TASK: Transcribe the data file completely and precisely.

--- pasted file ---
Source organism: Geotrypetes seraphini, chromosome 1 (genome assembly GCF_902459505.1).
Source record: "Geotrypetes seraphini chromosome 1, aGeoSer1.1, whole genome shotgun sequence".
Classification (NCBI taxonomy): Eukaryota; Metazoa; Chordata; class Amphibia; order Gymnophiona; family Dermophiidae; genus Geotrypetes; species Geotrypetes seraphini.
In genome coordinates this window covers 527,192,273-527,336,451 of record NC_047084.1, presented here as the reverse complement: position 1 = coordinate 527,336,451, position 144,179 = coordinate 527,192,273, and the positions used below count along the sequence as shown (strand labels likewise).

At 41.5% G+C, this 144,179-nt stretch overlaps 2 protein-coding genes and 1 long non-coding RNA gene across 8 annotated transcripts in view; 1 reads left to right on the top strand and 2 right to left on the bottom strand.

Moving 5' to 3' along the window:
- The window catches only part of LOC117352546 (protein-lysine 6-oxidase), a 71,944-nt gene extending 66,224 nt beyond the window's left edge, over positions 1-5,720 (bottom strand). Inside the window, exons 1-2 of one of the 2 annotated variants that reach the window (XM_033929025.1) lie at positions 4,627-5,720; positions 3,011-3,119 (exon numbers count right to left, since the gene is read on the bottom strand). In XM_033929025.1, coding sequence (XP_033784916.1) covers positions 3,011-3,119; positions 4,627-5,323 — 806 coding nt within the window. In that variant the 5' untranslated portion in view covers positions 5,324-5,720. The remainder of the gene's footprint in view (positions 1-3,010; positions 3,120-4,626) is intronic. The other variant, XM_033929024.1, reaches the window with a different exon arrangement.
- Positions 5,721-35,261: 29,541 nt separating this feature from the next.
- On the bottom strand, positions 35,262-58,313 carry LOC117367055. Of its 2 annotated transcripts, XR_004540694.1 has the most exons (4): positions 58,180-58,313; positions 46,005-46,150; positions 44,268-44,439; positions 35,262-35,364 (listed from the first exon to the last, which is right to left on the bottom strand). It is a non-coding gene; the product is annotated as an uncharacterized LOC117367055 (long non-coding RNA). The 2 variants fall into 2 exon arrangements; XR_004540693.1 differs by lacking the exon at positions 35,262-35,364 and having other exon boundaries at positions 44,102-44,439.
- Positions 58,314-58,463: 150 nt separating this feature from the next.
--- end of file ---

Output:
Source organism: Geotrypetes seraphini, chromosome 1 (genome assembly GCF_902459505.1).
Source record: "Geotrypetes seraphini chromosome 1, aGeoSer1.1, whole genome shotgun sequence".
Classification (NCBI taxonomy): Eukaryota; Metazoa; Chordata; class Amphibia; order Gymnophiona; family Dermophiidae; genus Geotrypetes; species Geotrypetes seraphini.
In genome coordinates this window covers 527,192,273-527,336,451 of record NC_047084.1, presented here as the reverse complement: position 1 = coordinate 527,336,451, position 144,179 = coordinate 527,192,273, and the positions used below count along the sequence as shown (strand labels likewise).

At 41.5% G+C, this 144,179-nt stretch overlaps 2 protein-coding genes and 1 long non-coding RNA gene across 8 annotated transcripts in view; 1 reads left to right on the top strand and 2 right to left on the bottom strand.

Moving 5' to 3' along the window:
- The window catches only part of LOC117352546 (protein-lysine 6-oxidase), a 71,944-nt gene extending 66,224 nt beyond the window's left edge, over positions 1-5,720 (bottom strand). Inside the window, exons 1-2 of one of the 2 annotated variants that reach the window (XM_033929025.1) lie at positions 4,627-5,720; positions 3,011-3,119 (exon numbers count right to left, since the gene is read on the bottom strand). In XM_033929025.1, coding sequence (XP_033784916.1) covers positions 3,011-3,119; positions 4,627-5,323 — 806 coding nt within the window. In that variant the 5' untranslated portion in view covers positions 5,324-5,720. The remainder of the gene's footprint in view (positions 1-3,010; positions 3,120-4,626) is intronic. The other variant, XM_033929024.1, reaches the window with a different exon arrangement.
- Positions 5,721-35,261: 29,541 nt separating this feature from the next.
- On the bottom strand, positions 35,262-58,313 carry LOC117367055. Of its 2 annotated transcripts, XR_004540694.1 has the most exons (4): positions 58,180-58,313; positions 46,005-46,150; positions 44,268-44,439; positions 35,262-35,364 (listed from the first exon to the last, which is right to left on the bottom strand). It is a non-coding gene; the product is annotated as an uncharacterized LOC117367055 (long non-coding RNA). The 2 variants fall into 2 exon arrangements; XR_004540693.1 differs by lacking the exon at positions 35,262-35,364 and having other exon boundaries at positions 44,102-44,439.
- Positions 58,314-58,463: 150 nt separating this feature from the next.